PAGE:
Threshold and the Jolt of Pain

Turtles that “loom underwater like an apocryphal hippo,” or walk like some “grand, concise, slow-moving id; lions that roar “like pianos pushed along on hollow floors;” dogs with “epistolary anal glands”—Edward Hoagland’s writing is crammed with such similes and metaphors, and in one of his greatest essays, “Threshold and the Jolt of Pain,” we find out one root cause of this.  He stutters.

Threshold4“Being in these vocal handcuffs,” he writes, made me a desperate, devoted writer at twenty.  I worked like a dog, choosing each word.  I wrote two full-length novels in iambic pentameter and a firehose style.”  In other essays on Hoagland—see the links below—I’ve said that his central obsession is the tension between disconnection and connection: stuttering, the disconnect, vs. a style overflowing with the connections metaphors make.

“Threshold and the Jolt of Pain” begins with a typically wonderful Hoagland sentence: “Like most boys in their teens, I wondered once in a while how I would take torture.”  It then moves along following a fairly linear underlying form that marches us up Hoagland’s scale of pain: from the pain caused by boyish pranks, to a sadistic streak that he takes into his first love affair, to his stuttering, to the professional pain of having his first two novels virtually ignored, to the pain of death (his father’s), to what he calls the greatest pain of all—childbirth. Yet a rigid, underlying linearity is hardly what we experience.  As I have said in other articles in this series on The Arts of the Essay, the greatest essays often place a fairly straightforward underlying form in tension with a circling, almost wandering surface.

Threshold1The circling feeling of “Threshold and the Jolt of Pain” begins when he talks about his first love affair.  She was a Philadelphia girl, twenty-seven.  He speaks about her in paragraph three, near the essay’s beginning. We almost forget about her, moving along his scale of pain, hearing about his stuttering and the many cures foisted upon him, being with him as his father dies, but then, almost suddenly, she comes back near the end.  She’s become pregnant by another man, so—in what seems like a non-sequitur, and with another strange metaphor—“We drew out our savings,” writes Hoagland, “and started for San Francisco, that vainglorious, clam-colored city.”  She’s the occasion for the pain of first love, and now will be his tutor on the pain of childbirth, the pain at the top of Hoagland’s list.  The essay combines the straight and circular, moving toward its ending by circling back to its beginning.  But it’s even more complex than that.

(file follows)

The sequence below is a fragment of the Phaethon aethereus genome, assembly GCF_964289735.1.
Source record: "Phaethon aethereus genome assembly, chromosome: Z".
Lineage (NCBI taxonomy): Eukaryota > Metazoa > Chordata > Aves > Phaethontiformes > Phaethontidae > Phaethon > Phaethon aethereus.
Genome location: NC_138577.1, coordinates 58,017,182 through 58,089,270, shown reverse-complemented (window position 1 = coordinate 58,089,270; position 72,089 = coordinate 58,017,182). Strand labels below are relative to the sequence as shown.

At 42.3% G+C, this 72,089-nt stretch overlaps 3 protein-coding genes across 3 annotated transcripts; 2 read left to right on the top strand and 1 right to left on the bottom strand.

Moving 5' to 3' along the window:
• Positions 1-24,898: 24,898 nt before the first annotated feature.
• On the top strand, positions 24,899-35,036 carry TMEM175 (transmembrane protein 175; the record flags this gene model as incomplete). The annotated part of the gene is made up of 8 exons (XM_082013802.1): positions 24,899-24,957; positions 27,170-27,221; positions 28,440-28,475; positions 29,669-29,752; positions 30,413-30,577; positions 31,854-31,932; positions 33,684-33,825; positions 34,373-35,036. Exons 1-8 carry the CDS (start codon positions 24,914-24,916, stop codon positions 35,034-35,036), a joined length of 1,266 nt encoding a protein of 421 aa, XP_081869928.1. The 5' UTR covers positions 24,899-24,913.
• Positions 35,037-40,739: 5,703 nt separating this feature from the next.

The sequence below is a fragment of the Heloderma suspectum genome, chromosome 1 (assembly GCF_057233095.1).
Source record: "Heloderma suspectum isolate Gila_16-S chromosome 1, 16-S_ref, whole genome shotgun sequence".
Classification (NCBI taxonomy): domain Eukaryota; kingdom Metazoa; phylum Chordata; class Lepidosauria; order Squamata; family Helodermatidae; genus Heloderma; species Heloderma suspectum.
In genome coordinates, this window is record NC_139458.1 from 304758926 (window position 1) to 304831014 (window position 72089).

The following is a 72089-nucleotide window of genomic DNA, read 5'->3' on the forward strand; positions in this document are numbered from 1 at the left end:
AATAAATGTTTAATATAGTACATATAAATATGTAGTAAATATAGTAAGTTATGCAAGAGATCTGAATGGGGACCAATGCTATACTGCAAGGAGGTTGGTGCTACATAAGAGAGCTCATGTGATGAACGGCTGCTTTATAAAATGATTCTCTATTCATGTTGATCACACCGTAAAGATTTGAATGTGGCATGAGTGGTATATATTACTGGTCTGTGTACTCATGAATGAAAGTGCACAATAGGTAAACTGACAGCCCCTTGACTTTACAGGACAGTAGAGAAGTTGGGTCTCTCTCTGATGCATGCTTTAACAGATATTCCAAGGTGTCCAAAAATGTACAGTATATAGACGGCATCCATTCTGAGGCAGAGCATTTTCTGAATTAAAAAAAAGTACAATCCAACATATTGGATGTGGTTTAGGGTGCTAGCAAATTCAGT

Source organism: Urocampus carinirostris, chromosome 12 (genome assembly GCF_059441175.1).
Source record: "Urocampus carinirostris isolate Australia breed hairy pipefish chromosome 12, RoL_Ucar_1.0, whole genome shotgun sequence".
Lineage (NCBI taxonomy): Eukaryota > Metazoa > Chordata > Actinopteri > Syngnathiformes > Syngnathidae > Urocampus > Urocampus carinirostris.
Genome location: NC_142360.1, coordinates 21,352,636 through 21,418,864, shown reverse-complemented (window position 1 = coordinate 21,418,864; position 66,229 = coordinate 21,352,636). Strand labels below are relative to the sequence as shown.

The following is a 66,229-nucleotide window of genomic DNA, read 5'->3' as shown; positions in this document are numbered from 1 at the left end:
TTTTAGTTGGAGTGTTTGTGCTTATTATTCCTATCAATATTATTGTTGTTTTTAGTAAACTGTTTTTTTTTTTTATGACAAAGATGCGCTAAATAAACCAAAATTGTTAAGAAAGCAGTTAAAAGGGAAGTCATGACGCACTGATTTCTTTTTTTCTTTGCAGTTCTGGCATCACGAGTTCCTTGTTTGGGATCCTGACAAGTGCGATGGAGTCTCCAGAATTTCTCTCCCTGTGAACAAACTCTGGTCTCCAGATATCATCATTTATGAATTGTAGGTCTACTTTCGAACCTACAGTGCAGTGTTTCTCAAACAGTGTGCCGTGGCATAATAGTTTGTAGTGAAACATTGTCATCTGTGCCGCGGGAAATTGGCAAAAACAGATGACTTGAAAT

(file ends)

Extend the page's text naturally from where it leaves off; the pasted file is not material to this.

We’re constantly thrown off both the straight and the circular because we’re constantly shocked by what Hoagland chooses to reveal about himself and the way he chooses to phrase those revelations.  In “The Problem of the Golden Rule” he admits to sniffing each sock (“just a whiff”) before he jumps into bed.  “The smell of each sock checks precisely with the other one and smells as vital as pigs do.”  In “Threshold and the Jolt of Pain” he admits that, “I did by stages develop the habit of beating her”—his first love, the Philadelphia girl—“briefly with my belt or hairbrush before we made love.” The experience, however, gave him a “contempt for pornography,” and “Seeing eventual disaster ahead,” Threshold2bhe “didn’t go deeply into this vein of sensation.”  Still, near the end of the essay, now in San Francisco with the same girl who’s about to give birth, he says, “I’m ashamed to say that I’d spanked her a little the night before, not realizing it was the night before; I never spanked her again.”  Because of a contract she had signed—partly to make sure she actually wanted the child—she had to relinquish her to a home for three weeks before they would let her have the baby for her own.  During those three weeks, Hoagland tells us, “I was privileged to keep her breasts flowing…a luxury that would have been fitting for Zeus.”  It’s difficult to keep your mind on any structure when these kinds of admissions just keep coming.  Or those odd details, like in this sentence from “The Problem of the Golden Rule:” “We’ve all become reluctant to stop and stick our noses in—a man is run over by a Breakstone cream-cheese truck and we pass quickly by.” Without that detail on the precise nature of the truck, we might connect with the thought.  “Breakstone cream-cheese truck” disconnects us, as do his admissions.  Too strange, too much information, kind of perverted—we think all this, and it stops our connection to what might have been a scene or sentence full of wisdom, generosity, warmth, pathos.